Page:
On Saturday I had the pleasure of watching one of the greatest college football games of all time. It was the SEC championship game. The hyperbole oozing out of my television speakers was thick enough to stain my carpet. Twitter was no better; nor were the things being printed on ESPN. As I sat there, what I thought I saw was an Alabama defense allowing receivers to get so far past the secondary that they actually had time to stop and catch what I thought were wobbling turkeys coming out of Aaron Murray’s hand. I thought I saw the Georgia defensive front getting pushed around like a Walmart shopping cart on Black Friday. I thought I saw an Alabama offense so vanilla that punting on a fourth and one from Georgia’s forty seemed logical. But oh, how wrong I was.
Listening to Verne Lunquist and Gary Danielson (the CBS television crew) I learned that what I actually saw was a masterful offensive scheme that resulted in unprecedented long passes. What I actually saw were Aaron Murray works-of-art that would forever cement his status as one of the Georgia greats. What I actually saw was an Alabama line so forceful that it was only logical that Georgia’s front just fell over in their presence. What I actually saw was a defense so amazing and coaching so outstanding that the idea of actually trying to score a points when on the opponent’s side of the ball was a waste of good field position.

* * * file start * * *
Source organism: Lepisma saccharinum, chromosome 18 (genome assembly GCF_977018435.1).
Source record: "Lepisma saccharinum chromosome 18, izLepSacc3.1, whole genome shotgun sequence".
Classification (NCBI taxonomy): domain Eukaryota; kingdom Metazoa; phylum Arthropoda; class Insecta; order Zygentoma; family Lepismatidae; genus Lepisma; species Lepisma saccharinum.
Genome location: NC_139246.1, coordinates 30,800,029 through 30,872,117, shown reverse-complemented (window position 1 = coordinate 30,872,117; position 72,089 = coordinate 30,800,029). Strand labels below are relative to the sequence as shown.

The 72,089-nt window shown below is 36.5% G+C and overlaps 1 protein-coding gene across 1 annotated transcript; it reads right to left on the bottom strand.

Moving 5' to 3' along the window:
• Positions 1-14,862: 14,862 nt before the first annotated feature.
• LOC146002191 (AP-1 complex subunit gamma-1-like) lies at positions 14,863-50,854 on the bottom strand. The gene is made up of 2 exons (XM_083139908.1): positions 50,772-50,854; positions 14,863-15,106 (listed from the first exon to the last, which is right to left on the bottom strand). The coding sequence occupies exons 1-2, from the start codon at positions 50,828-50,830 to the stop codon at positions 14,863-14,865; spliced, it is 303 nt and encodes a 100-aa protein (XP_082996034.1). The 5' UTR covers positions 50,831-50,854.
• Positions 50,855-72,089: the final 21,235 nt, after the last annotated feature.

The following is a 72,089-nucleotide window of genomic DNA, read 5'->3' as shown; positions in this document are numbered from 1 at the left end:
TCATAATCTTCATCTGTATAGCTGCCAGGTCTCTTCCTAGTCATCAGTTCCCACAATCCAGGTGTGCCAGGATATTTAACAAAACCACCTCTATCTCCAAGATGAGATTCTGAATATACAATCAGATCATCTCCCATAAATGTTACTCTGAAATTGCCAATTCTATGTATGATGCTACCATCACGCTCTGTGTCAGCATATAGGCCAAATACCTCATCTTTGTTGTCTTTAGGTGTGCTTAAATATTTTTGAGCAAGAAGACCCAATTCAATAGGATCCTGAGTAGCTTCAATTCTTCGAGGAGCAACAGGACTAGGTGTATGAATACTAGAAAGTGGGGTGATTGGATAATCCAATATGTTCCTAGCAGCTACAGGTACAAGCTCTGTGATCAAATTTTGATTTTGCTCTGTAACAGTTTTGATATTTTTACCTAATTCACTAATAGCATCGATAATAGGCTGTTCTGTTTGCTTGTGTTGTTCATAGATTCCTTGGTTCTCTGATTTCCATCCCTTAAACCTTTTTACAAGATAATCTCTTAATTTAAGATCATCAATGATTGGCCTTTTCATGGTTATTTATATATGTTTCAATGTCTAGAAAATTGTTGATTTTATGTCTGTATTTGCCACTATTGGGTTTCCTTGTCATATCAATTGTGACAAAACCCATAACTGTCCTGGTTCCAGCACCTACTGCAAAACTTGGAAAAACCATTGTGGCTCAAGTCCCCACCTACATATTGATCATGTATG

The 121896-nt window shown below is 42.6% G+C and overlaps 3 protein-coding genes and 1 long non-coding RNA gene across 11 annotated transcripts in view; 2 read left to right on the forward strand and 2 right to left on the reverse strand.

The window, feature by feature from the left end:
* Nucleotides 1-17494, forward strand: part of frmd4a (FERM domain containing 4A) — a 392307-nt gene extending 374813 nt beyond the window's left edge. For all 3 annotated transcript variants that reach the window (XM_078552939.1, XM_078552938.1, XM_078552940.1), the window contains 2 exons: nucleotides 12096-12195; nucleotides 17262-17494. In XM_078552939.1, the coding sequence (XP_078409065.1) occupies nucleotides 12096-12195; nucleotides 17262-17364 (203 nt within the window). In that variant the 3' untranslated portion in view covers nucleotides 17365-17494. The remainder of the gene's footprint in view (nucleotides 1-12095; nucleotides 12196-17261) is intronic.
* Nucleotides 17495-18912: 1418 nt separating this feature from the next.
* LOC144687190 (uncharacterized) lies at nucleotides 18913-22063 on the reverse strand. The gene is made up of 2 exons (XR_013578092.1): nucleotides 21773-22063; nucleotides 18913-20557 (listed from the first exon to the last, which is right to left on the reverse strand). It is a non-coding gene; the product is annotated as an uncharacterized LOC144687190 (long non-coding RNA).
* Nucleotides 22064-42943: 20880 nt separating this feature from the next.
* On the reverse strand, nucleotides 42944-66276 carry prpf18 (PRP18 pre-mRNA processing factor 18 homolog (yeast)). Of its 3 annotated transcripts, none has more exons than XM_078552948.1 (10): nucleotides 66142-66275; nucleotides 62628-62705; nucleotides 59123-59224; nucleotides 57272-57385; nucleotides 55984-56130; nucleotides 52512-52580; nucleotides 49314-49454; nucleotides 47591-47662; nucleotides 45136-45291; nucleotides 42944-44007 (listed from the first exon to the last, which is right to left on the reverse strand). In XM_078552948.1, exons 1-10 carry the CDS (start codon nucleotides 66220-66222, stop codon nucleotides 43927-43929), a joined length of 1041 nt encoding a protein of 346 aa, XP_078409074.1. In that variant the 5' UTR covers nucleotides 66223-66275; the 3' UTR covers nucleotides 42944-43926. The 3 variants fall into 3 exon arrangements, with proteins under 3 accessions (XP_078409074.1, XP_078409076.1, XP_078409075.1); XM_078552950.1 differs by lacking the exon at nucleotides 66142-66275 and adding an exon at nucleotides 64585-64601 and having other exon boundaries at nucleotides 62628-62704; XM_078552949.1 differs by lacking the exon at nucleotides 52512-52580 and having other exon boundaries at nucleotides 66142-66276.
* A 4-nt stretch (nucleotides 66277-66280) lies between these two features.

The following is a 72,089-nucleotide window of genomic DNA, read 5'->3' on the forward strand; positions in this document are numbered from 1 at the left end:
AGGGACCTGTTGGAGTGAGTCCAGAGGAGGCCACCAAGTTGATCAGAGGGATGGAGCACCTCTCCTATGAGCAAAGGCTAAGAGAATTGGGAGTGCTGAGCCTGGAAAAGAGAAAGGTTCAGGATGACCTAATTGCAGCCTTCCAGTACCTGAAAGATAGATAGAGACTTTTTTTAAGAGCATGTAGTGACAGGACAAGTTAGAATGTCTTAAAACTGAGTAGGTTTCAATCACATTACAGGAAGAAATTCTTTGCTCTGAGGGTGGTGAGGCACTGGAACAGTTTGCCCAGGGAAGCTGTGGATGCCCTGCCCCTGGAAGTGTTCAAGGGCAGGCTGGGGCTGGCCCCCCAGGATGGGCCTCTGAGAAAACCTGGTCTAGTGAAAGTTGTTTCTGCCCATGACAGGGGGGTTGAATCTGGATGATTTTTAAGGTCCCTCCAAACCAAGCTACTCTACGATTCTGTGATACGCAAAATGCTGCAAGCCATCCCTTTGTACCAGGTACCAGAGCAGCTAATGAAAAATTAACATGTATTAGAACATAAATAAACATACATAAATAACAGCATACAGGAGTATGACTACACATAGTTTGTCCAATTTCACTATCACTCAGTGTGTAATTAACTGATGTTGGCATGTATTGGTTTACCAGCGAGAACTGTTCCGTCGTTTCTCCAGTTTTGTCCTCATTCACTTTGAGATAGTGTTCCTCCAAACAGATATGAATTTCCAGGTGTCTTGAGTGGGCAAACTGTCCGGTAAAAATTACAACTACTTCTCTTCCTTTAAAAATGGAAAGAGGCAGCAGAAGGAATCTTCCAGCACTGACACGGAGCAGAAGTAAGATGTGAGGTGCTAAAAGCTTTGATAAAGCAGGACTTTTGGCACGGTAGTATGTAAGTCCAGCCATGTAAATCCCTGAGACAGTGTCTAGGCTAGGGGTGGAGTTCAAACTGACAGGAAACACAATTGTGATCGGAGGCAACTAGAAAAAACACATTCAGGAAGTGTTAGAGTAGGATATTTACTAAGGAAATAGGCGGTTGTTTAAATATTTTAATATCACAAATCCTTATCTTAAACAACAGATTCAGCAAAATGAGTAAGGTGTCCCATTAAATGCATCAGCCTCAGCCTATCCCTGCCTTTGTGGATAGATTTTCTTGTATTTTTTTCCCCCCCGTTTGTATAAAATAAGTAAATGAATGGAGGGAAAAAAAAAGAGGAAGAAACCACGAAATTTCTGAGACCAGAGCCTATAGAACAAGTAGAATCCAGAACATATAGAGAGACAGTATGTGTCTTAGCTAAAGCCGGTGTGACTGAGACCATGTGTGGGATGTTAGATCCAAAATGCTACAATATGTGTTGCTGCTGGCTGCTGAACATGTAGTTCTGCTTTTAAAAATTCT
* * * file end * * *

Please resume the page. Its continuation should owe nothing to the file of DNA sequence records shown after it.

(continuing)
You see, when a Pac-12 game is full of bad football we are apt to point it out. When a quarterback can’t throw the ball downfield we don’t call him a “game manager.” When a defensive front lays down on the field like an early winter snow we don’t laud the opponent’s offensive line. But since the SEC has become the conference by which all other conferences are measured there is never anything negative to say. The west coast football fan needs to stop being so objective and realistic and start the hyperbole. It works for the SEC.